The Washington Hospitality Association’s payments processing system is backed by U.S. Bank/Elavon. Elavon is an industry leader in payments security, providing encryption and tokenization of card data both “in transit” and “at rest.” Click here to learn more about the program.
This article was originally published in Elavon’s Payment Smart newsletter
Increasingly, small and medium-size businesses are targeted by cybercriminals because of ease of access to customer payment data due to lack of effective tools and processes to address risks from cyberattacks. As cyberattacks become more frequent and more sophisticated, it’s critical for anyone that accepts payments online to take steps to protect themselves and the customers who place their trust in them.
Here are four best practices to deter a cyberattack and protect your customers from cybercrime.
1) Develop a 360-degree view of your risk
Cyber crooks tend to use the same kinds of attacks on similar kinds of organizations. That’s why it’s important to stay up to date with the latest trends in your business sector. The motivations of bad actors vary from industry to industry, as do their methods.
To stay ahead of cybercriminals, it’s important to partner with vendors, government, law enforcement and industry to develop a 360-degree view of your unique risks and possible responses. Keep in mind that when security tightens in one sector, criminals may just exploit another, so this should not be a one-time activity.
2) Take steps to avoid being a victim
There are a number of common sense steps you can take to reduce the risk that your organization will be the next target. These include keeping your software current by applying updates and running regular security checks with antivirus software, implementing secure passwords and requiring they be changed regularly, tightening up security settings on web browsers and social media accounts to prevent malicious software from infecting your network, warning your employees about the risks of clicking on suspicious links in emails, and regularly backing up your data.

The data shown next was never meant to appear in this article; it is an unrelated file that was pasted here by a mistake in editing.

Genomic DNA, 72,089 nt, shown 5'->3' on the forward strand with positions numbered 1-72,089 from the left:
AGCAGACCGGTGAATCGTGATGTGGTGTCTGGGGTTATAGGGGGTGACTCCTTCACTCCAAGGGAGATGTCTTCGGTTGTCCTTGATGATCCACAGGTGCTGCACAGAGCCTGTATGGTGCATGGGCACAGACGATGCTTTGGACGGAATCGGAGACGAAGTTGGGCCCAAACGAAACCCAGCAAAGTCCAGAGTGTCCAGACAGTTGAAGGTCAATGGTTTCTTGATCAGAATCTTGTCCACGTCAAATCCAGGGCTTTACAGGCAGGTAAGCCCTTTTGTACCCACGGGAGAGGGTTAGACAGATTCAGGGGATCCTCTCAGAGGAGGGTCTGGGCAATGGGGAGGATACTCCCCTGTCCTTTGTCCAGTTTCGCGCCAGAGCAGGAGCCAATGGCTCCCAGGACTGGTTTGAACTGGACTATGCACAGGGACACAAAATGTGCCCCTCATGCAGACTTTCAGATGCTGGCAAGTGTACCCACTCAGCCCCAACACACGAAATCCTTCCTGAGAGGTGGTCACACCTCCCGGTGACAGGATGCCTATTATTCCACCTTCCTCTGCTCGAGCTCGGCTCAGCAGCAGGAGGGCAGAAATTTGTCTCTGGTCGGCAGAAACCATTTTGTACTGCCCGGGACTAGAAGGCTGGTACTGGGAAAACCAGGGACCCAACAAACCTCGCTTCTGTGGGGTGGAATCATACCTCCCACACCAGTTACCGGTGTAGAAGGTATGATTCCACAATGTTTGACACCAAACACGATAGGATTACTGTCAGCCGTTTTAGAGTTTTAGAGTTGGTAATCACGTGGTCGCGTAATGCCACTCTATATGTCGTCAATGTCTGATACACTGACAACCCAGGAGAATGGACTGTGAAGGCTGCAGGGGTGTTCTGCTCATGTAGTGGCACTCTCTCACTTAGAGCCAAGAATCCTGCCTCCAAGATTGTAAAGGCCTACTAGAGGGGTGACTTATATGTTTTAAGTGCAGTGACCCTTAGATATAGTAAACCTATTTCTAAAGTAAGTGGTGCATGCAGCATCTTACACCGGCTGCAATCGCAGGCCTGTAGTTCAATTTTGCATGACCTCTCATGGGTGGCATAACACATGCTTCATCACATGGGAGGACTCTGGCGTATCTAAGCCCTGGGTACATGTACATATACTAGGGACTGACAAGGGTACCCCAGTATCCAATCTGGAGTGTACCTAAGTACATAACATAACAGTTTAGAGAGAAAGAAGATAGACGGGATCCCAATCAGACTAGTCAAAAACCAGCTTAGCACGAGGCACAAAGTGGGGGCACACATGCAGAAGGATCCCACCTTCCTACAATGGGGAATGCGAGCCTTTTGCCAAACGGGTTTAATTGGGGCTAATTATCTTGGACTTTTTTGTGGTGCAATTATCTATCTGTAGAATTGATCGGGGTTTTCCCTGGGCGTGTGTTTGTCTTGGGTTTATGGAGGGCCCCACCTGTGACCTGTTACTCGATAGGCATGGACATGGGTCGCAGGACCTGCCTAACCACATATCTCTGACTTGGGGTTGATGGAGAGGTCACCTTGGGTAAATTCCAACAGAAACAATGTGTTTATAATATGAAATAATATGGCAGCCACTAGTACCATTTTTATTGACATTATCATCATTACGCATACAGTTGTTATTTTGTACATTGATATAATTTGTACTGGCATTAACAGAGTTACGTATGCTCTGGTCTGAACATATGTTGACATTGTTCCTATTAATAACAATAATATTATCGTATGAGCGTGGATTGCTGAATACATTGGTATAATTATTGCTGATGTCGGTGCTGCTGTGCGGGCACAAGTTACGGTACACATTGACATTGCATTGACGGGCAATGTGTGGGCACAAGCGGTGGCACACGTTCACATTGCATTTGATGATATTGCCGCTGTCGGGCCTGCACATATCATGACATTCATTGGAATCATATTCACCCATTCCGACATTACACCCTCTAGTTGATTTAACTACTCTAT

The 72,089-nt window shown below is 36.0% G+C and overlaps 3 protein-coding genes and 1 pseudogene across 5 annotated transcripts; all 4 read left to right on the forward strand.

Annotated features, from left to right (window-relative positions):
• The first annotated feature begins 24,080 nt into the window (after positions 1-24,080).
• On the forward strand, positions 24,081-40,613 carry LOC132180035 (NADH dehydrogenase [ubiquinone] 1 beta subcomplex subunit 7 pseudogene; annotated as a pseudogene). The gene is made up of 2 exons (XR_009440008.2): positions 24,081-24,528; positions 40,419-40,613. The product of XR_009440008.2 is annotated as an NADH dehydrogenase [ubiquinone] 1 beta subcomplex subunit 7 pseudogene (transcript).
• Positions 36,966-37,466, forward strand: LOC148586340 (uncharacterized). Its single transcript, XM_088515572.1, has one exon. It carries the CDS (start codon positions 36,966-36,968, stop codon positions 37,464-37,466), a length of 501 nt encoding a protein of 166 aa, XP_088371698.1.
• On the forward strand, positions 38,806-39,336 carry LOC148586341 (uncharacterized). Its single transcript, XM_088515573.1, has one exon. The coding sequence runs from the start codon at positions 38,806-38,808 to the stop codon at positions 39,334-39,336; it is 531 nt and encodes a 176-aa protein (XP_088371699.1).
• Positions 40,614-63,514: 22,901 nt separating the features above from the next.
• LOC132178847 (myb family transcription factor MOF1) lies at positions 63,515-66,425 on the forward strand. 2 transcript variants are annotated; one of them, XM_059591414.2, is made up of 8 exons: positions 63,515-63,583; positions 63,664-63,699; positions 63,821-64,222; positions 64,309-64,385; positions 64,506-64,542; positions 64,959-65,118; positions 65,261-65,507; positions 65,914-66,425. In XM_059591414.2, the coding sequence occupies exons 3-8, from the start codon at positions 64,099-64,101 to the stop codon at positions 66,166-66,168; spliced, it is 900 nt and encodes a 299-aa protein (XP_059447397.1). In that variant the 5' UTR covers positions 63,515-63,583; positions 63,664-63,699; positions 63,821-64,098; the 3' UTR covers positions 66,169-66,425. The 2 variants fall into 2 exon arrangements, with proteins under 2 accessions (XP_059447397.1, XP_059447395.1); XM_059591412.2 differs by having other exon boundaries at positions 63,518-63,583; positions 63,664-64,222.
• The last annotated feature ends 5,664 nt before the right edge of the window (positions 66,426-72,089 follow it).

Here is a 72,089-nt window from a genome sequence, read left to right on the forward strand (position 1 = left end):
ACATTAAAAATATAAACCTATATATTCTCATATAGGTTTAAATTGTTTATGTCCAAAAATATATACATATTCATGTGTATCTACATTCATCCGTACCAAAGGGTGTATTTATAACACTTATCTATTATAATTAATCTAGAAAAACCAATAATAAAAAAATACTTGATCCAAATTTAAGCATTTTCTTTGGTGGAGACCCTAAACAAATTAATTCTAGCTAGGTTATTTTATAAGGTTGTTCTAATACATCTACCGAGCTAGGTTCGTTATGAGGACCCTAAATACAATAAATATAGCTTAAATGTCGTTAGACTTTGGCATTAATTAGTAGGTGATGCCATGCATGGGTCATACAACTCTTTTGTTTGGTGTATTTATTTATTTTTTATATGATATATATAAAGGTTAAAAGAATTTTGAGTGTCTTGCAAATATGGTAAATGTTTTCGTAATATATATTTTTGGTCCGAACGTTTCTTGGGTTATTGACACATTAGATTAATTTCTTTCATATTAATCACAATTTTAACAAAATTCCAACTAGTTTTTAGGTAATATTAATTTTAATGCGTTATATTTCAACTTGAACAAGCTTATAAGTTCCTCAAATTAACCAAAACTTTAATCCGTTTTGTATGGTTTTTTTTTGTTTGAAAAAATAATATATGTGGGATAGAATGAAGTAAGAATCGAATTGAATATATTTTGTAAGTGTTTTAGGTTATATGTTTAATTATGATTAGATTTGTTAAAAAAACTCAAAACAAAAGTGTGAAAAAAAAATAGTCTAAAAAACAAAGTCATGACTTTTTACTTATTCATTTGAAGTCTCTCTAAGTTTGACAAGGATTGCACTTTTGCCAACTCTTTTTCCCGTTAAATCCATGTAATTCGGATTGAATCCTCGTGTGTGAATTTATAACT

3) Create a response plan
Taking steps to prevent a cyberattack doesn’t mean an attack will never happen. If your organization was the victim of a cyberattack, would you be prepared to respond quickly? A good response plan should not only include employee training and business continuity, but also clearly identify your internal and external response team and communications processes — to your vendors, customers and the public. You may also have to answer some hard questions, such as in what — if any — case would you be willing to pay a ransom?
4) Protect your payment data using a layered approach
There’s no one-size-fits-all approach for protecting an organization from fraud, but a layered approach that includes EVM, encryption, tokenization and PCI-validated point-to-point encryption (P2PE) ensures attackers have nothing to steal if they do break in.
As the global standard for authenticating chip-based credit and debit transactions, EMV helps prevent card-present fraud at the point of sale. Encryption translates sensitive card data into an unreadable code to provide protection for card data when it’s in transit from the payment device to the payment processor. Tokenization, the companion to encryption, hides sensitive card data in transit back to the organization in a form that can be securely stored in a payment system. Finally, PCI-validated P2PE involves a rigorous validation process that verifies the security of payment devices, applications and processes. When combined, they will ensure valuable card data isn’t compromised as a result of a data breach.